I made a joke to my wife last week that I hope will seem a bit funnier in a couple of months. She would say that’s not unusual.
(Some of my jokes apparently take a couple of months to be funny.)
We were on a short spring break trip to New Orleans with our extended family. And yes, we were armed with hand sanitizers and washing our hands like ER surgeons.
It was a workday for most folks, so I regularly checked my email on my phone.
My wife kept giving me the “Would you stop looking at your phone?” glance. (We all know that glance.)
After the third, then fourth, then fifth event I was booked to speak at announced postponements or cancellations within three hours, I joked, “Well, I’ve found the solution to stop looking at your phone.”
When she asked, “What?”, I said, “If you are losing business every time you look at it, you don’t want to look at the phone anymore. When we can’t find my phone later, don’t look for it. I will have tossed it in the river.”
We’re still too early into the COVID-19 virus story to know how everything will play out. That said, there is little doubt it has already disrupted folks’ lives like few things in memory.
Many millions who may never become ill are still being adversely affected.
The list of cancelled, postponed, and suspended events and activities across the country is truly stunning – and growing.
For instance, we’re accustomed to school closings in isolated areas. Closures across the country is unheard of in modern times.
And in times of crisis, I fully believe that we will see both the best and, well, not the best in some people.
Some folks will stoke chaos and create fear.
Others will attempt to be calming influences and sources of inspiration for those around them.
Some people will be forces for good, whether that involves physical, emotional or even financial support to those in need.
Others will not.
The saying, “Tough times don’t develop character; they reveal it” rings true. There will be many opportunities over the next few weeks for each of us to show character.
Some will. Some won’t.
During this time of uncertainty for so many, do your best to display the kind of attitude others will be grateful to be around.
Strive to conduct yourself in a way that, when the crisis passes, you can look back and know you were one of the forces for good.
Everyone around you will be the better for it.
I’ve corresponded with banker friends about their thoughts during these interesting times.
One quipped, “Pandemics are not mentioned in our Management 101 Manual. I checked.”
A few shared some of the travel and work restrictions they’ve been placed under.
Others talked about measures they are taking such as asking folks to queue a bit farther apart than usual and supplying hand sanitizer around their branches.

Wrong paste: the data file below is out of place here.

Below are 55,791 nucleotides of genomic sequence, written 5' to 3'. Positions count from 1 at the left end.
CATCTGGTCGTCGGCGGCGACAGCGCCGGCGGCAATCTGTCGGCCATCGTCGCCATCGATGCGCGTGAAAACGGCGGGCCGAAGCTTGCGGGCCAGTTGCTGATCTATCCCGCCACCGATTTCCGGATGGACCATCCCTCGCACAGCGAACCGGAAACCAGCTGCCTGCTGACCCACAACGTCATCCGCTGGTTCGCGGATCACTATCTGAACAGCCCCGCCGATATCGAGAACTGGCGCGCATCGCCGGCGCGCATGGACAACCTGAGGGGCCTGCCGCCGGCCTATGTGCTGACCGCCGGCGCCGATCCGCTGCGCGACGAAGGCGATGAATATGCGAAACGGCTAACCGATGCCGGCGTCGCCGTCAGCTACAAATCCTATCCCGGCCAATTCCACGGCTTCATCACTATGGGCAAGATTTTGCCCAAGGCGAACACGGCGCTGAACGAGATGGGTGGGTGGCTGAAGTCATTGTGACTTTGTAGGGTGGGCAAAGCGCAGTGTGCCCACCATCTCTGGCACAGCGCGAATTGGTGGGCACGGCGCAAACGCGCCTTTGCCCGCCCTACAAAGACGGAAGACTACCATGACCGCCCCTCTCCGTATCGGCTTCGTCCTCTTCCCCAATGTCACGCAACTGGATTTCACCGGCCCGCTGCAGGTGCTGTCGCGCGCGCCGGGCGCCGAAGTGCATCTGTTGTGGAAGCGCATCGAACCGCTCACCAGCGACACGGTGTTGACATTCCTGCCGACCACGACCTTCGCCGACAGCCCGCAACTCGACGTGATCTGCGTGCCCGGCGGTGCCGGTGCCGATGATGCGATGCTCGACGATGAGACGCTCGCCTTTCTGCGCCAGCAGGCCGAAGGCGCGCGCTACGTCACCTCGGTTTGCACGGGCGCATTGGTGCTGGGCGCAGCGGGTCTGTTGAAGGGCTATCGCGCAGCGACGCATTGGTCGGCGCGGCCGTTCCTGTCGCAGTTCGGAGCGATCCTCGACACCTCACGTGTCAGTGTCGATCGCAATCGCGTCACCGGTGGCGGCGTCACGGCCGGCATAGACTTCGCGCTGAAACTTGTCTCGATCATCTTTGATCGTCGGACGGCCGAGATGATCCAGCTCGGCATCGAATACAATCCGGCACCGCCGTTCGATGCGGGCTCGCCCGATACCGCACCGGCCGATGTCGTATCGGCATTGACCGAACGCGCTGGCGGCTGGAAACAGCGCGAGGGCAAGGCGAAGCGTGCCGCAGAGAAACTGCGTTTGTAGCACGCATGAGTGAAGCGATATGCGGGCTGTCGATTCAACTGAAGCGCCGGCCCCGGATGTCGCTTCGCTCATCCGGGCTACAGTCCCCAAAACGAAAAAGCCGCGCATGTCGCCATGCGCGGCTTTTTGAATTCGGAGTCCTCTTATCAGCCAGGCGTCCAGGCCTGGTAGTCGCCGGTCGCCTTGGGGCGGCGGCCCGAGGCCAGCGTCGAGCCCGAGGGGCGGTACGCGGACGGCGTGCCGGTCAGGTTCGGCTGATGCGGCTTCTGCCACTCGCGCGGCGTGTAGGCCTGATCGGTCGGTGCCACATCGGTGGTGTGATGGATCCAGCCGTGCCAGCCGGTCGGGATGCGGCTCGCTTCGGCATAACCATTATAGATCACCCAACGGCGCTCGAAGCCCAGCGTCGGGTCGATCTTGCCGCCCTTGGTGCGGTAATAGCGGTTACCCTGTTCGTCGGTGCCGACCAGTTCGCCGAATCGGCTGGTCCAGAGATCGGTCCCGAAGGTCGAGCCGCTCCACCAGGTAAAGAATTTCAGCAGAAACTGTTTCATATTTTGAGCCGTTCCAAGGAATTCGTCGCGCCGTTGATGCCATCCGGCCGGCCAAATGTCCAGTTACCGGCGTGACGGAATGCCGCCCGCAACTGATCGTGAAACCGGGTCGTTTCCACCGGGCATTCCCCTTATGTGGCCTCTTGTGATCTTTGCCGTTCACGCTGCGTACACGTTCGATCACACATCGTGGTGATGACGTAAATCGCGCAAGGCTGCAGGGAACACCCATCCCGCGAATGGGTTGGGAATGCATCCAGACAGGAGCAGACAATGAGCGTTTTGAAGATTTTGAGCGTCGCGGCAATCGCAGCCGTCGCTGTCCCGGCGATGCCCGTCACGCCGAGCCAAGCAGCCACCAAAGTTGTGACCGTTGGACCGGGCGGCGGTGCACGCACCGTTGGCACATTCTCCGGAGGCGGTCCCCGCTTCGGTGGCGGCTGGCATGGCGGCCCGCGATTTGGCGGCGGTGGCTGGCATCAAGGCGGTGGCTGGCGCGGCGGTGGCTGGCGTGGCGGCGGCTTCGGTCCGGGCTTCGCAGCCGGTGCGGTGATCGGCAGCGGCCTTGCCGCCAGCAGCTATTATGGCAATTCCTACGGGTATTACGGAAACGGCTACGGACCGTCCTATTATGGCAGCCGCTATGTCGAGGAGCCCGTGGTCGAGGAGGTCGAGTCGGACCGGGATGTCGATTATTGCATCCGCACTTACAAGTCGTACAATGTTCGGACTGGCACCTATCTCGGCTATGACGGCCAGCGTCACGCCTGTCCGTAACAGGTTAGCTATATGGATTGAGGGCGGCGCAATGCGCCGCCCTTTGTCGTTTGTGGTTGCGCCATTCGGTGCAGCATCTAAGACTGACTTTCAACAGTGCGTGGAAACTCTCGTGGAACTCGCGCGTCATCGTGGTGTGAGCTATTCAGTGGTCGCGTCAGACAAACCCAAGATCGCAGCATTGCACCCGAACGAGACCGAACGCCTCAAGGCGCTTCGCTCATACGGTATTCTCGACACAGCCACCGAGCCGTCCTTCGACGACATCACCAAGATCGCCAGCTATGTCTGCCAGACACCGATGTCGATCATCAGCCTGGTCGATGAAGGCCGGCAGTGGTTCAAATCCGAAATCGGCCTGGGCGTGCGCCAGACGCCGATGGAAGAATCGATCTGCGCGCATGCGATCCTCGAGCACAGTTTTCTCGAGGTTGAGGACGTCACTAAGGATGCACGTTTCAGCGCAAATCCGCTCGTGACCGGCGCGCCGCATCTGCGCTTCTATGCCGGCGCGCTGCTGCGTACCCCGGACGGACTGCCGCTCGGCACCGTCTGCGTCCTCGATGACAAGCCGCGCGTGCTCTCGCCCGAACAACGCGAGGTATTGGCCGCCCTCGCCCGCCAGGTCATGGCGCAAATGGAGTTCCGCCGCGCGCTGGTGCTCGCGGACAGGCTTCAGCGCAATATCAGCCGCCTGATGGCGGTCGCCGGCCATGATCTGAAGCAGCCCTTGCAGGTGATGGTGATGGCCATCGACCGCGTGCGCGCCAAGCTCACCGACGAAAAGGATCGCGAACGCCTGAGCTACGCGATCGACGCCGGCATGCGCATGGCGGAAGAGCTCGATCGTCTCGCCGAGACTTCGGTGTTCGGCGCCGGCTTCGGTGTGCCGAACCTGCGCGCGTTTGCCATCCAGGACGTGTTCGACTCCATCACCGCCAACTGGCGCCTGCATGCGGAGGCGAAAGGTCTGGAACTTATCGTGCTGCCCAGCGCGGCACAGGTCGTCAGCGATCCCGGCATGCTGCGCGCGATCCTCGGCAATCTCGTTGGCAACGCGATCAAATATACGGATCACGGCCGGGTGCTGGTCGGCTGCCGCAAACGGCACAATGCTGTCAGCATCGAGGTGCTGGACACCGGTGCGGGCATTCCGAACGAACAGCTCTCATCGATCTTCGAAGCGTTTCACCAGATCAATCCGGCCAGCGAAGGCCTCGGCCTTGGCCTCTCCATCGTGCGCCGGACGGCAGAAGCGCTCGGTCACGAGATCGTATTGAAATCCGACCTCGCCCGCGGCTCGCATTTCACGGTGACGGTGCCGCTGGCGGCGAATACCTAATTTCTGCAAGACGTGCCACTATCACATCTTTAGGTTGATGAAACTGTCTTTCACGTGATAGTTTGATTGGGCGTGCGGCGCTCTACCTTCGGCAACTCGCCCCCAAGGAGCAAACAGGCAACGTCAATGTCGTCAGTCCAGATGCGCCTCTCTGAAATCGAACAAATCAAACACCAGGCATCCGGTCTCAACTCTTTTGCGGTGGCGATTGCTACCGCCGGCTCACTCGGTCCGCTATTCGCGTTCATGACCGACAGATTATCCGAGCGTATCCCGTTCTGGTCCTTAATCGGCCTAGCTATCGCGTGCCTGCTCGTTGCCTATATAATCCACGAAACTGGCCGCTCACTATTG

Some were funny. One senior manager with in-store locations in her region said, “I’m pretty sure if we offered rolls of toilet paper with credit card applications, we’d break all bank records.”
And yes, more than one mentioned that if ever there was a time to promote their digital banking tools, now was it.
One said, “If we can’t get you interested in digital banking when people are self-quarantining, we may have a problem with our pitch.”
However, even friends who used humor to lighten the mood are taking things very seriously.
All are concerned about their employees physical and mental well being during this period of heightened concern.
It’s hard to have the folks whom customers come to see in a branch telecommute from home.
I suggest that now is a great time to remind our customer facing employees of how absolutely vital they are to our organizations.
I’ve long preached that customers do not visit branches. They visit bankers.
Customers, especially small business customers, aren’t in branches to admire the furniture or use technology they have at home or their office.
They are there to get assistance and advice from a banker. They want to see a human.
Our branch employees will have numerous opportunities over the next few months to strengthen relationships and build customer loyalty like few other times in history.
In anxious times, folks are drawn to positive, empathetic, and helpful people.
There will be many customers dealing with unplanned issues and concerns caused by an economic disruption.
Great financial institutions around the country are adjusting policies and putting programs in place to assist customers.
In the end however, it will often be the levels of support given and empathy displayed by our bankers that will leave the most lasting impressions on customers.
In trying times, branches are the rocks of many folks’ banking relationships.
Be that rock for your customers.